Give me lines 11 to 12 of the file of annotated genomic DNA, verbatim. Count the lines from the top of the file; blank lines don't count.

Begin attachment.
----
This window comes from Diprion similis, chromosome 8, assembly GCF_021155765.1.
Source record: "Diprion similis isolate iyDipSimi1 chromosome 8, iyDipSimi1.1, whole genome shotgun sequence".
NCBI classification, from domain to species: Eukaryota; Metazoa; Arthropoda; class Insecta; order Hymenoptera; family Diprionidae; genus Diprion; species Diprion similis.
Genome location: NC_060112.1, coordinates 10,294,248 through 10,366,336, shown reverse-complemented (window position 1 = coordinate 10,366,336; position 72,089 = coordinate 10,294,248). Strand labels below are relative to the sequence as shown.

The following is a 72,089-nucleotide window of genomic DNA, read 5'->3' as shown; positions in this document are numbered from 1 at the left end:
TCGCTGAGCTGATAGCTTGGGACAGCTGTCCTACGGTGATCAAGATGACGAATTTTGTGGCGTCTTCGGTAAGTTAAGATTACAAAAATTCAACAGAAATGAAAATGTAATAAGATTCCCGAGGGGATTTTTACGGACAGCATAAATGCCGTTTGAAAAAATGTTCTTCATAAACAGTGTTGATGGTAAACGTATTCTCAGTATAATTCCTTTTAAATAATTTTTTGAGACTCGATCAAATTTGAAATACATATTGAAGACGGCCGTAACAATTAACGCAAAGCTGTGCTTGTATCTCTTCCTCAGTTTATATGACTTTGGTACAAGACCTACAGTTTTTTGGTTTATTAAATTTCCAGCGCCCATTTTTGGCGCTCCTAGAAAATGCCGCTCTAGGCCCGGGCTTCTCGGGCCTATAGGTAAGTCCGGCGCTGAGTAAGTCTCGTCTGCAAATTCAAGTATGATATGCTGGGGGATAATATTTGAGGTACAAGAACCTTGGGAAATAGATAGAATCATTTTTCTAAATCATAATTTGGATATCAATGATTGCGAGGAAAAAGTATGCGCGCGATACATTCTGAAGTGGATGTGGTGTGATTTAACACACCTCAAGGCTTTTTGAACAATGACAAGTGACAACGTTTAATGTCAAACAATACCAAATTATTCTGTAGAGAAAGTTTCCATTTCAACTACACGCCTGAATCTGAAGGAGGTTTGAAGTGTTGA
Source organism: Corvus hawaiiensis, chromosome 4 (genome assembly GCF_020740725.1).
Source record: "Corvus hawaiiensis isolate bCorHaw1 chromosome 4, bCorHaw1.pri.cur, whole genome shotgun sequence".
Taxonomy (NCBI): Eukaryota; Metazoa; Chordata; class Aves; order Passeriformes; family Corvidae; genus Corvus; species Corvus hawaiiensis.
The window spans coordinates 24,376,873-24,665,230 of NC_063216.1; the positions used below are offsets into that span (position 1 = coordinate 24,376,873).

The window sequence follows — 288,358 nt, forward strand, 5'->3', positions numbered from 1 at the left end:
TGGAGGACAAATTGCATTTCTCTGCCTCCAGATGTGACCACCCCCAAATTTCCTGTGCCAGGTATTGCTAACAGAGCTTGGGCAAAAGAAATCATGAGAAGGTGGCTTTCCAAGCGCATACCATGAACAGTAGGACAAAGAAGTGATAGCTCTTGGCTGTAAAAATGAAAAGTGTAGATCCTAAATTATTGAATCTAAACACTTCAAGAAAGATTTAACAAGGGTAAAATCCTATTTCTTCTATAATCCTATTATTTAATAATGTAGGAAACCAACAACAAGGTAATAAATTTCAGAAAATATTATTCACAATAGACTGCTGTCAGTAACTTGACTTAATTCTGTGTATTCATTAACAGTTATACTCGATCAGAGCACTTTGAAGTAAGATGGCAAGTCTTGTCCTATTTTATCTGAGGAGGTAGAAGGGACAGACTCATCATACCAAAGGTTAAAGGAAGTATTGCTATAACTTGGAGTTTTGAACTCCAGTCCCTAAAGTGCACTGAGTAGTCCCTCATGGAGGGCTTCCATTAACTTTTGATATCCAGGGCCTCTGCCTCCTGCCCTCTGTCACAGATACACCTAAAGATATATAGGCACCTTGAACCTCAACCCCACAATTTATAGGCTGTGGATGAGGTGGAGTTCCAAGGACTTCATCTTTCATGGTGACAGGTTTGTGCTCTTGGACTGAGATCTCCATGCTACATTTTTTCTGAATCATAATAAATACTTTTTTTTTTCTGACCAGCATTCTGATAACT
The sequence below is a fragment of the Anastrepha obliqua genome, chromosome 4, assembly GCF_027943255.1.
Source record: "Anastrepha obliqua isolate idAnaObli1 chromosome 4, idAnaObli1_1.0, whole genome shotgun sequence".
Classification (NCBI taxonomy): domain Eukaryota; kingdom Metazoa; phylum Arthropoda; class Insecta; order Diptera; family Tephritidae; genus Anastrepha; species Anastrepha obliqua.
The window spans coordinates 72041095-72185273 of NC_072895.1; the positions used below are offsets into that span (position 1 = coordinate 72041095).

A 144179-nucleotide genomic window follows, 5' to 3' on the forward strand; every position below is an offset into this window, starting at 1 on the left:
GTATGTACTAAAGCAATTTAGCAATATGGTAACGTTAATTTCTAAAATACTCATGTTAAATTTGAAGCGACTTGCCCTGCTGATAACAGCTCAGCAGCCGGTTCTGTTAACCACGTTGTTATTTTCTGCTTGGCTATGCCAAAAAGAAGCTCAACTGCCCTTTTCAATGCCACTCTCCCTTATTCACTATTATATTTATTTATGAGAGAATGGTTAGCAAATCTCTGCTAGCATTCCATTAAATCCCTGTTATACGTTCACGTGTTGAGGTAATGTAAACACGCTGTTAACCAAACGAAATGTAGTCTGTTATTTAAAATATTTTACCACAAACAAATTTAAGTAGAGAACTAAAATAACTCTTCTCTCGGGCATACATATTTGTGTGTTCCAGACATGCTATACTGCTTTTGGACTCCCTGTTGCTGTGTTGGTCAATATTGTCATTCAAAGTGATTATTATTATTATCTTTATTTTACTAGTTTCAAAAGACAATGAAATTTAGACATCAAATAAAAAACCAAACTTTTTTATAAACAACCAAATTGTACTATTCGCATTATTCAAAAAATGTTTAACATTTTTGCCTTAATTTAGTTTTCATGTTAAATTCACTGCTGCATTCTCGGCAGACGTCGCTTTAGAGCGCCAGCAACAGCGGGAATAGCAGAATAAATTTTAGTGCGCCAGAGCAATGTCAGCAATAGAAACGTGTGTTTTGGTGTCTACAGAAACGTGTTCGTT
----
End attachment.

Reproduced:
The window sequence follows — 288,358 nt, forward strand, 5'->3', positions numbered from 1 at the left end:
TGGAGGACAAATTGCATTTCTCTGCCTCCAGATGTGACCACCCCCAAATTTCCTGTGCCAGGTATTGCTAACAGAGCTTGGGCAAAAGAAATCATGAGAAGGTGGCTTTCCAAGCGCATACCATGAACAGTAGGACAAAGAAGTGATAGCTCTTGGCTGTAAAAATGAAAAGTGTAGATCCTAAATTATTGAATCTAAACACTTCAAGAAAGATTTAACAAGGGTAAAATCCTATTTCTTCTATAATCCTATTATTTAATAATGTAGGAAACCAACAACAAGGTAATAAATTTCAGAAAATATTATTCACAATAGACTGCTGTCAGTAACTTGACTTAATTCTGTGTATTCATTAACAGTTATACTCGATCAGAGCACTTTGAAGTAAGATGGCAAGTCTTGTCCTATTTTATCTGAGGAGGTAGAAGGGACAGACTCATCATACCAAAGGTTAAAGGAAGTATTGCTATAACTTGGAGTTTTGAACTCCAGTCCCTAAAGTGCACTGAGTAGTCCCTCATGGAGGGCTTCCATTAACTTTTGATATCCAGGGCCTCTGCCTCCTGCCCTCTGTCACAGATACACCTAAAGATATATAGGCACCTTGAACCTCAACCCCACAATTTATAGGCTGTGGATGAGGTGGAGTTCCAAGGACTTCATCTTTCATGGTGACAGGTTTGTGCTCTTGGACTGAGATCTCCATGCTACATTTTTTCTGAATCATAATAAATACTTTTTTTTTTCTGACCAGCATTCTGATAACT